50 years ago, physicists got a whiff of what glues together protons

Excerpt from the September 16, 1972 issue of Science News

an illustration of the internal structure of a proton

In this illustration of a proton’s internal structure, quarks (represented by the letters U and D) are held together by the strong nuclear force (helices), which is imparted by particles called gluons.

Mark Garlick/Science Photo Library/Getty Images Plus

cover of the September 16, 1972 issue of Science News

What holds the proton togetherScience News, September 16, 1972

An experiment … at the CERN Laboratory in Geneva … gives an important clue to structural arrangements deep within the proton…. The result hints at the existence of a new and very strong fundamental interaction — the process that holds [quarks] together inside the protons.… A number of theorists have speculated about its nature and have even proposed an intermediate particle for it called a gluon.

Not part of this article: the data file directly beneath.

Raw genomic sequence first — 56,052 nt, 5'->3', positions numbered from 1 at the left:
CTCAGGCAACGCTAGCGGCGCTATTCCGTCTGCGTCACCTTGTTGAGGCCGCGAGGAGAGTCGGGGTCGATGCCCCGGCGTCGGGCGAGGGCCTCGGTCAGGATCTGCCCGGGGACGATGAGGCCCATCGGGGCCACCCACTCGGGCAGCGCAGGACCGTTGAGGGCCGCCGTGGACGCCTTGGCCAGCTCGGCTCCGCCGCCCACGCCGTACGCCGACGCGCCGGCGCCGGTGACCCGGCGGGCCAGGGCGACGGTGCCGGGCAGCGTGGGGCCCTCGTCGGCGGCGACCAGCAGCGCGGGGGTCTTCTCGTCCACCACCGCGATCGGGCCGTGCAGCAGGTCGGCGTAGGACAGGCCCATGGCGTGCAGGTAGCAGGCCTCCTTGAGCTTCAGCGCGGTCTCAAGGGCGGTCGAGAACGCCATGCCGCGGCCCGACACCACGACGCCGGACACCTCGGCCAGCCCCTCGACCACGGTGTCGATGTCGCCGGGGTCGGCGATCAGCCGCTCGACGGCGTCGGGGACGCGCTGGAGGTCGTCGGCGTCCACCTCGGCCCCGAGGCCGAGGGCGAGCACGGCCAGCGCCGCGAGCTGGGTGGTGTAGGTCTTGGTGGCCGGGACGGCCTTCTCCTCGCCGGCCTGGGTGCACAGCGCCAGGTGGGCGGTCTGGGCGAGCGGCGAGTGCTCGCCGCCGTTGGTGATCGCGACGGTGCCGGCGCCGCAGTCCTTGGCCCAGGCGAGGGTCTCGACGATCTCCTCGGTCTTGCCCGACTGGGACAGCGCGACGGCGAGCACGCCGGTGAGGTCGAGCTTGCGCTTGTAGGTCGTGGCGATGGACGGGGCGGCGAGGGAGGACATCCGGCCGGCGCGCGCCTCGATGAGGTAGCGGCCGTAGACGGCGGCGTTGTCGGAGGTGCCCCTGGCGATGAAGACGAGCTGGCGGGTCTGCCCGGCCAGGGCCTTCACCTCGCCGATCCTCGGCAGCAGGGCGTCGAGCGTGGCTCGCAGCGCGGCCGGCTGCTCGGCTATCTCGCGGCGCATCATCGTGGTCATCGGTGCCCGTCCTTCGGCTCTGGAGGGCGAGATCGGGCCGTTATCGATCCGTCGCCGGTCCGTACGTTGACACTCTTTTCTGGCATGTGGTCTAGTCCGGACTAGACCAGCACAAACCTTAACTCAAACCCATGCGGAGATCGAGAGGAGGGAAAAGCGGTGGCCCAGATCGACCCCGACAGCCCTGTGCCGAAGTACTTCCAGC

Physicists finally found evidence for gluons in 1979, in the aftermath of electron-positron collisions at a German particle accelerator (SN: 4/21/79, p. 262). Gluons bind quarks inside protons via the strong force — the most powerful force in nature. Recent investigations of gluons’ role inside the proton suggest the particles’ energy makes up about 36 percent of the proton’s mass (SN: 12/22/18 & 1/5/19, p. 8). Future particle accelerators could gauge gluons’ contribution to the proton’s internal pressure, which averages a million trillion trillion times the strength of Earth’s atmospheric pressure (SN: 6/9/18, p. 10).

Maria Temming

Previously the staff writer for physical sciences at Science News, Maria Temming is the assistant editor at Science News Explores. She has bachelor's degrees in physics and English, and a master's in science writing.

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